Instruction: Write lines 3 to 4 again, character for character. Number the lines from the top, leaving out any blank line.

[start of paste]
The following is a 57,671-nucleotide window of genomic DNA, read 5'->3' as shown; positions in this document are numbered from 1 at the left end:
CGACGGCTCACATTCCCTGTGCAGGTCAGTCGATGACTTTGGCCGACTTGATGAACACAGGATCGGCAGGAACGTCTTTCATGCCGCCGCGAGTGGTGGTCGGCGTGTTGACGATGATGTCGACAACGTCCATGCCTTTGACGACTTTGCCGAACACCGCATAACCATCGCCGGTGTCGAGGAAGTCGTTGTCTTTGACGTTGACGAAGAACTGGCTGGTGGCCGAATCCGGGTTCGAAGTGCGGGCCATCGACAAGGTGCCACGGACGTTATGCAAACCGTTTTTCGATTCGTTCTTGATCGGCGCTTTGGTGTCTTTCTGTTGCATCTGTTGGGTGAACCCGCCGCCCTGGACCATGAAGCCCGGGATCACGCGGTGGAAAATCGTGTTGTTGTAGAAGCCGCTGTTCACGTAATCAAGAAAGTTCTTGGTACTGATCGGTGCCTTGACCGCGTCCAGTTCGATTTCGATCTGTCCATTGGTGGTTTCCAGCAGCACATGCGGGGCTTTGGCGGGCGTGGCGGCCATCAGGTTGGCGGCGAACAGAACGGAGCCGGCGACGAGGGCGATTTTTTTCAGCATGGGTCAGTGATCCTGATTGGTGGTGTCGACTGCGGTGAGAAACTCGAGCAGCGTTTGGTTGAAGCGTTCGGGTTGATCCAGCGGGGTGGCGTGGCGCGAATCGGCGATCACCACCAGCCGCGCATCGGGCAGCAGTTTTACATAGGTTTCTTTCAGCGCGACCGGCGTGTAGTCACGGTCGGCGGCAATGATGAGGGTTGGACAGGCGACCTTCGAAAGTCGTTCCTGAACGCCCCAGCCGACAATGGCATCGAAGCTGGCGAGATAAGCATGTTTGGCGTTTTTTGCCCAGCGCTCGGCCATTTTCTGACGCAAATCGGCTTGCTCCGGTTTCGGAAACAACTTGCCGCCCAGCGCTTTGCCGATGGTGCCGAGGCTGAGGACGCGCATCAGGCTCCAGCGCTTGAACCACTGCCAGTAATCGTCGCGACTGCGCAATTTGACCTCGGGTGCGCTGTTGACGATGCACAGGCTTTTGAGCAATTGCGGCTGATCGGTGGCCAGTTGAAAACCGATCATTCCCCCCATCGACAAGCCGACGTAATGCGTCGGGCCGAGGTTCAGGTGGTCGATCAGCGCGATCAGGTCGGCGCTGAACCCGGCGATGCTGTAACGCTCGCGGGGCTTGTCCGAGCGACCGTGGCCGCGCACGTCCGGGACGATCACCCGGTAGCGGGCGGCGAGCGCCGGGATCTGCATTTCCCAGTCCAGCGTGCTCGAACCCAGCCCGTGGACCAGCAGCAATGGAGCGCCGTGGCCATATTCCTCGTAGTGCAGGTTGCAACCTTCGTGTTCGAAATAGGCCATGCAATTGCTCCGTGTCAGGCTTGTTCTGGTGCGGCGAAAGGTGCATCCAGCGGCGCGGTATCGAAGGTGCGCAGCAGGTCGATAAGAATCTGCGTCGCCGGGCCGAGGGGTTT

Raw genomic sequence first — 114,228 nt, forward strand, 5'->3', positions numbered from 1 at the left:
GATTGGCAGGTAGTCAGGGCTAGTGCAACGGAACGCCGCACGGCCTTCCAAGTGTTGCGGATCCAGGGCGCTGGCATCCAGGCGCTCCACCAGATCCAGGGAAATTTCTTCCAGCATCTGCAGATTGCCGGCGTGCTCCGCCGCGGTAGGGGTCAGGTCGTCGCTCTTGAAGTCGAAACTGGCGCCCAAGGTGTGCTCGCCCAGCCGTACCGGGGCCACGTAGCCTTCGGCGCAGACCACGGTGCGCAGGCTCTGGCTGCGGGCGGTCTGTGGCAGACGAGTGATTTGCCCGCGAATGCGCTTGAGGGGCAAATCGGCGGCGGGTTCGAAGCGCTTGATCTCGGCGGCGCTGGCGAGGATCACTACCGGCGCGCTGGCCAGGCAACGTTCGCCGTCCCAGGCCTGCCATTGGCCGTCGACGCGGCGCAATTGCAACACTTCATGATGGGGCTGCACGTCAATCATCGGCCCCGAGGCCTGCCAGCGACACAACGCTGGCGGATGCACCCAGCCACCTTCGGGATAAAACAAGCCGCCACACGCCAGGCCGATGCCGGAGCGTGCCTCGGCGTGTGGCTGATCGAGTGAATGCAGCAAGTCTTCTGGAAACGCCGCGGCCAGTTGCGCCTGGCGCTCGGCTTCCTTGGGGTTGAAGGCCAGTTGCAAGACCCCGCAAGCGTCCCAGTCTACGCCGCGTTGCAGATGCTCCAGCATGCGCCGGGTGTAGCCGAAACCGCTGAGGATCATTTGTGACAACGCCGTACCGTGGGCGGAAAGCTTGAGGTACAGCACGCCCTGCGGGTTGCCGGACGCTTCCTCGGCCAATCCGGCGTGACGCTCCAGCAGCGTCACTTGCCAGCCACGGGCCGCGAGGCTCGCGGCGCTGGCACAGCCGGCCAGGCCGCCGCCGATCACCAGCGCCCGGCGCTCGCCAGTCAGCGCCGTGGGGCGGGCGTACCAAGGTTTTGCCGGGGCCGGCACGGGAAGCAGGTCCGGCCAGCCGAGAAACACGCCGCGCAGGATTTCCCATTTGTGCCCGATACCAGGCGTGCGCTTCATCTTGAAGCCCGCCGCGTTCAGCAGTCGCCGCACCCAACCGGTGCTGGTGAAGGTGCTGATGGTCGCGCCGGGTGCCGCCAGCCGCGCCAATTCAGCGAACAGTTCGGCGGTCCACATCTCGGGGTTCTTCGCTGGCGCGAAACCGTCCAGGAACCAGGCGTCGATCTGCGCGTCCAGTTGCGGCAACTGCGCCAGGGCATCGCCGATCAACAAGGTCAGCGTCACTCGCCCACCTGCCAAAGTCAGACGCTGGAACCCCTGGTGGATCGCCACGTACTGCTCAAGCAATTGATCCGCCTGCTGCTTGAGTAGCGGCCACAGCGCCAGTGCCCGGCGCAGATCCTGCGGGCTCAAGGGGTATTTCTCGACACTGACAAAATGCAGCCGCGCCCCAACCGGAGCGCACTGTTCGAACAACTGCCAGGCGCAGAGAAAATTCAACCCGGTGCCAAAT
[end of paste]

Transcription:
Raw genomic sequence first — 114,228 nt, forward strand, 5'->3', positions numbered from 1 at the left:
GATTGGCAGGTAGTCAGGGCTAGTGCAACGGAACGCCGCACGGCCTTCCAAGTGTTGCGGATCCAGGGCGCTGGCATCCAGGCGCTCCACCAGATCCAGGGAAATTTCTTCCAGCATCTGCAGATTGCCGGCGTGCTCCGCCGCGGTAGGGGTCAGGTCGTCGCTCTTGAAGTCGAAACTGGCGCCCAAGGTGTGCTCGCCCAGCCGTACCGGGGCCACGTAGCCTTCGGCGCAGACCACGGTGCGCAGGCTCTGGCTGCGGGCGGTCTGTGGCAGACGAGTGATTTGCCCGCGAATGCGCTTGAGGGGCAAATCGGCGGCGGGTTCGAAGCGCTTGATCTCGGCGGCGCTGGCGAGGATCACTACCGGCGCGCTGGCCAGGCAACGTTCGCCGTCCCAGGCCTGCCATTGGCCGTCGACGCGGCGCAATTGCAACACTTCATGATGGGGCTGCACGTCAATCATCGGCCCCGAGGCCTGCCAGCGACACAACGCTGGCGGATGCACCCAGCCACCTTCGGGATAAAACAAGCCGCCACACGCCAGGCCGATGCCGGAGCGTGCCTCGGCGTGTGGCTGATCGAGTGAATGCAGCAAGTCTTCTGGAAACGCCGCGGCCAGTTGCGCCTGGCGCTCGGCTTCCTTGGGGTTGAAGGCCAGTTGCAAGACCCCGCAAGCGTCCCAGTCTACGCCGCGTTGCAGATGCTCCAGCATGCGCCGGGTGTAGCCGAAACCGCTGAGGATCATTTGTGACAACGCCGTACCGTGGGCGGAAAGCTTGAGGTACAGCACGCCCTGCGGGTTGCCGGACGCTTCCTCGGCCAATCCGGCGTGACGCTCCAGCAGCGTCACTTGCCAGCCACGGGCCGCGAGGCTCGCGGCGCTGGCACAGCCGGCCAGGCCGCCGCCGATCACCAGCGCCCGGCGCTCGCCAGTCAGCGCCGTGGGGCGGGCGTACCAAGGTTTTGCCGGGGCCGGCACGGGAAGCAGGTCCGGCCAGCCGAGAAACACGCCGCGCAGGATTTCCCATTTGTGCCCGATACCAGGCGTGCGCTTCATCTTGAAGCCCGCCGCGTTCAGCAGTCGCCGCACCCAACCGGTGCTGGTGAAGGTGCTGATGGTCGCGCCGGGTGCCGCCAGCCGCGCCAATTCAGCGAACAGTTCGGCGGTCCACATCTCGGGGTTCTTCGCTGGCGCGAAACCGTCCAGGAACCAGGCGTCGATCTGCGCGTCCAGTTGCGGCAACTGCGCCAGGGCATCGCCGATCAACAAGGTCAGCGTCACTCGCCCACCTGCCAAAGTCAGACGCTGGAACCCCTGGTGGATCGCCACGTACTGCTCAAGCAATTGATCCGCCTGCTGCTTGAGTAGCGGCCACAGCGCCAGTGCCCGGCGCAGATCCTGCGGGCTCAAGGGGTATTTCTCGACACTGACAAAATGCAGCCGCGCCCCAACCGGAGCGCACTGTTCGAACAACTGCCAGGCGCAGAGAAAATTCAACCCGGTGCCAAAT